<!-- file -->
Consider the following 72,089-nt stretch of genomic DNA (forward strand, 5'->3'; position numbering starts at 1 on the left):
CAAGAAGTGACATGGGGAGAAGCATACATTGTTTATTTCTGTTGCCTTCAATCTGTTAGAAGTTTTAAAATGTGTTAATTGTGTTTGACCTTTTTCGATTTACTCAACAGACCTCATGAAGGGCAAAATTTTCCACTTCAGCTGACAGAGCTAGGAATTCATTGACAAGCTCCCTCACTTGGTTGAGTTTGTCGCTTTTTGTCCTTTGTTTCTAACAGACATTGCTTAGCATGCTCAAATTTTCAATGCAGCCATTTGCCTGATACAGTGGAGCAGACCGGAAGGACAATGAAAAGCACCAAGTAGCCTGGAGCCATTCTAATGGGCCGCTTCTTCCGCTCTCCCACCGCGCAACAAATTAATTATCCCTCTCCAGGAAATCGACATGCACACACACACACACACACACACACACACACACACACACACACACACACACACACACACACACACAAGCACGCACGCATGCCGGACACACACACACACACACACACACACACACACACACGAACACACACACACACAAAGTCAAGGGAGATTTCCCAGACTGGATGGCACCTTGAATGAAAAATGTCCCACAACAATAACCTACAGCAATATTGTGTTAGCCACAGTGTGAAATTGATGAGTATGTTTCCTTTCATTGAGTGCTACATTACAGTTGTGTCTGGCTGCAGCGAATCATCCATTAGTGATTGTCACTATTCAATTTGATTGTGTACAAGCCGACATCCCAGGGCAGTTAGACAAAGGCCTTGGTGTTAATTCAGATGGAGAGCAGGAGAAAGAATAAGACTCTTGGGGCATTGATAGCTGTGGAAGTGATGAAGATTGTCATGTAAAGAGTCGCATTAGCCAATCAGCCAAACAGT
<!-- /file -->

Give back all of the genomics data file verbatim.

Consider the following 72,089-nt stretch of genomic DNA (forward strand, 5'->3'; position numbering starts at 1 on the left):
CAAGAAGTGACATGGGGAGAAGCATACATTGTTTATTTCTGTTGCCTTCAATCTGTTAGAAGTTTTAAAATGTGTTAATTGTGTTTGACCTTTTTCGATTTACTCAACAGACCTCATGAAGGGCAAAATTTTCCACTTCAGCTGACAGAGCTAGGAATTCATTGACAAGCTCCCTCACTTGGTTGAGTTTGTCGCTTTTTGTCCTTTGTTTCTAACAGACATTGCTTAGCATGCTCAAATTTTCAATGCAGCCATTTGCCTGATACAGTGGAGCAGACCGGAAGGACAATGAAAAGCACCAAGTAGCCTGGAGCCATTCTAATGGGCCGCTTCTTCCGCTCTCCCACCGCGCAACAAATTAATTATCCCTCTCCAGGAAATCGACATGCACACACACACACACACACACACACACACACACACACACACACACACACACACACACACACACACAAGCACGCACGCATGCCGGACACACACACACACACACACACACACACACACACACGAACACACACACACACAAAGTCAAGGGAGATTTCCCAGACTGGATGGCACCTTGAATGAAAAATGTCCCACAACAATAACCTACAGCAATATTGTGTTAGCCACAGTGTGAAATTGATGAGTATGTTTCCTTTCATTGAGTGCTACATTACAGTTGTGTCTGGCTGCAGCGAATCATCCATTAGTGATTGTCACTATTCAATTTGATTGTGTACAAGCCGACATCCCAGGGCAGTTAGACAAAGGCCTTGGTGTTAATTCAGATGGAGAGCAGGAGAAAGAATAAGACTCTTGGGGCATTGATAGCTGTGGAAGTGATGAAGATTGTCATGTAAAGAGTCGCATTAGCCAATCAGCCAAACAGT